Change is the chief constant in my art. My artistic training in the 1950s at Hollins College was traditional, and included many courses in art history. Study at the Skowhegan (Maine) School of Painting and Sculpture, with Hans Hofmann in Princetown, Massachusetts, and for the MFA degree at the University of North Carolina at Greensboro widened my horizons. I observed directions in the art world, from the abstract expressionists onward, and played with many of those ideas. In the the '60s, I studied the interaction of color and patterns. The '70s brought minimalism to my printmaking and dozens of studies for a large mural commission. In the '80s I returned to painterly realism.
In about 1993, I became fascinated with photographs and ads in popular magazines such as Interview, W, Vanity Fair, andHarper's Bazaar. Contemporary advertising speaks volumes about our society. I use appropriated images and modern reproduction technology to exaggerate the silliness, humor, pathos, and/or irony of these images. To make sense of the visual clutter with which the world bombards us, I often combine these with images from art history. In the process, I discover that human nature changes little over the ages.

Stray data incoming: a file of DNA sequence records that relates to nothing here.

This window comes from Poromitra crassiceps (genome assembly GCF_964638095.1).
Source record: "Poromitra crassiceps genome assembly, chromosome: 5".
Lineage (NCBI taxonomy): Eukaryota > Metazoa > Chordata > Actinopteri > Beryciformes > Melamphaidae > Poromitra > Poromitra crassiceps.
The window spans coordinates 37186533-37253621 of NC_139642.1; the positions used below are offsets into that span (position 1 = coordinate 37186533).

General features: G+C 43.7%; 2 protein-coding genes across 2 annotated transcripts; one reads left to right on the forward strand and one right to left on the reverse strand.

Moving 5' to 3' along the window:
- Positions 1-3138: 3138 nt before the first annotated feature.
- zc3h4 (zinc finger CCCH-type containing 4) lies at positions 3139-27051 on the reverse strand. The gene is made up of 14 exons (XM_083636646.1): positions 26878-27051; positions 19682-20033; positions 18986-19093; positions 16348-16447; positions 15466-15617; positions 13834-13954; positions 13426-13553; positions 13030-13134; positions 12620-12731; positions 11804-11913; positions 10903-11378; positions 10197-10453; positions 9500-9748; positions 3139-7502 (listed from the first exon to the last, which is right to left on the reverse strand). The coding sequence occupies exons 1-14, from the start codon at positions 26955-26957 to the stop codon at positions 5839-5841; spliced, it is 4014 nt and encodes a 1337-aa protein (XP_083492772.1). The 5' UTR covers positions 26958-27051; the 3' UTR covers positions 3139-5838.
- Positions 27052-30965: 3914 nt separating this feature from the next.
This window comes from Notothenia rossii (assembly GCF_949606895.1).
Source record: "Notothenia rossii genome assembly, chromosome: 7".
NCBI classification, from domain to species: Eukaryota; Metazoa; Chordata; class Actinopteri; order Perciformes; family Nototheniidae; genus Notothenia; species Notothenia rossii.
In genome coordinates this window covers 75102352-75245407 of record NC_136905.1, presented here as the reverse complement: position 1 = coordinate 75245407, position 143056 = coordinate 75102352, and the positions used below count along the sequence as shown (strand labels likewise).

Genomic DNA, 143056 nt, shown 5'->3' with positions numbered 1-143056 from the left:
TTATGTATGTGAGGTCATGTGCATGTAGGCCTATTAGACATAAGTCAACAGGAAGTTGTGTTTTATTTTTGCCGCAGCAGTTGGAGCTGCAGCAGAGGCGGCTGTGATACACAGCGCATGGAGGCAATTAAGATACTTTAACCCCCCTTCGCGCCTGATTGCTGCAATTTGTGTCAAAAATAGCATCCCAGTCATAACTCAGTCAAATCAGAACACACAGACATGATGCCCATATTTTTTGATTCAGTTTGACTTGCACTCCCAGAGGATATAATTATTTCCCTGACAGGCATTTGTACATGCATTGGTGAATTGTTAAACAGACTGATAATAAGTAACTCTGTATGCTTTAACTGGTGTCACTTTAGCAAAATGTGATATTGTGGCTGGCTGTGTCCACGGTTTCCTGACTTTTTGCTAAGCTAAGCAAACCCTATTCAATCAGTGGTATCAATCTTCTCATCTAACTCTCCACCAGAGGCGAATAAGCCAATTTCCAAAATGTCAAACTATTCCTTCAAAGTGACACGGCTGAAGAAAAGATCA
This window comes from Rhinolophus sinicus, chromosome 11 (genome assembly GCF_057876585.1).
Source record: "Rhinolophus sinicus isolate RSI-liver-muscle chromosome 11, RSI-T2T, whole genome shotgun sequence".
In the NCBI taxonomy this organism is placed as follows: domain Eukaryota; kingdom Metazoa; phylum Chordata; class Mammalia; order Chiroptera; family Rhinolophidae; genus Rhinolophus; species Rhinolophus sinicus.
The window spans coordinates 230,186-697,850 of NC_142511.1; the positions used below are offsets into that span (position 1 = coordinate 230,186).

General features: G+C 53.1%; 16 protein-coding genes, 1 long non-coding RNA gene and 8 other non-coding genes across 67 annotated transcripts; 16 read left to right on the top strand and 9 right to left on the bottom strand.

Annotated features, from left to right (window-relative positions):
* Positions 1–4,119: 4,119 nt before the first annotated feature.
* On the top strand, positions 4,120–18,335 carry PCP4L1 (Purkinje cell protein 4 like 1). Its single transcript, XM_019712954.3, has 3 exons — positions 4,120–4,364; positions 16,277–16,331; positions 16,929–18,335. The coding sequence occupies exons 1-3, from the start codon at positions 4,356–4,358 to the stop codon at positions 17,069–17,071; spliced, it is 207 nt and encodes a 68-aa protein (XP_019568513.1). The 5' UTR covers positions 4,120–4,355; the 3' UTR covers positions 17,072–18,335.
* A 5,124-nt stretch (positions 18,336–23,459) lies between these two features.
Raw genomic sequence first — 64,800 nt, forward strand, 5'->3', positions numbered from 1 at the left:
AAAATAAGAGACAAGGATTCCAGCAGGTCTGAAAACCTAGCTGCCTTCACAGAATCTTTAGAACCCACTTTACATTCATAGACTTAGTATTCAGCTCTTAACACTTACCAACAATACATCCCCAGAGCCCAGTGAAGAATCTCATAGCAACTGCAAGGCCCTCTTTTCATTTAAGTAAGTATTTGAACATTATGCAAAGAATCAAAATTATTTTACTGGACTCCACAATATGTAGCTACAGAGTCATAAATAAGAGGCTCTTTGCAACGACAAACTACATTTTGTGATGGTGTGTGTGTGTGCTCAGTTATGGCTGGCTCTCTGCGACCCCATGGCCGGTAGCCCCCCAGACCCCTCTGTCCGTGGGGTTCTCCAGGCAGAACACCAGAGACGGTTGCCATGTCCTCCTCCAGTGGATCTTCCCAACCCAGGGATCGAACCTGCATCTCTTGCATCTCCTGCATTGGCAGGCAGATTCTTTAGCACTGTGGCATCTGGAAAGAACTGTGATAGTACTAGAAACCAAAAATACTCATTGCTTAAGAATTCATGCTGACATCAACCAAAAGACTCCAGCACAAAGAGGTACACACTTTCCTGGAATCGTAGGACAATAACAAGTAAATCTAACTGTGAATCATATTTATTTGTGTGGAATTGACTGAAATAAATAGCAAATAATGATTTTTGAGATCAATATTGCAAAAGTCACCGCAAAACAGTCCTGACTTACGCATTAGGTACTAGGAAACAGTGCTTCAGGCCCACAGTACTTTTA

My recent work deals with the feelings evoked by the events of September 11 and the wars in Afghanistan and Iraq. On the night of 9/11, I dreamed of the skyline of New York. The Twin Towers were replaced with two Islamic prayer towers. Soon afterwards I began making collages using images of the attack and its aftermath. Photographs of explosions, firemen, the faces of witnesses and the dead, twisted steel, flying bodies, Afghan fighters, tanks, veiled women, American soldiers: these are the inspiration for collages and, in turn, the large mural installations. To be most effective a minimum of images are arranged strategically. I hope to convey the emptiness we feel and to help us look more critically at our own society.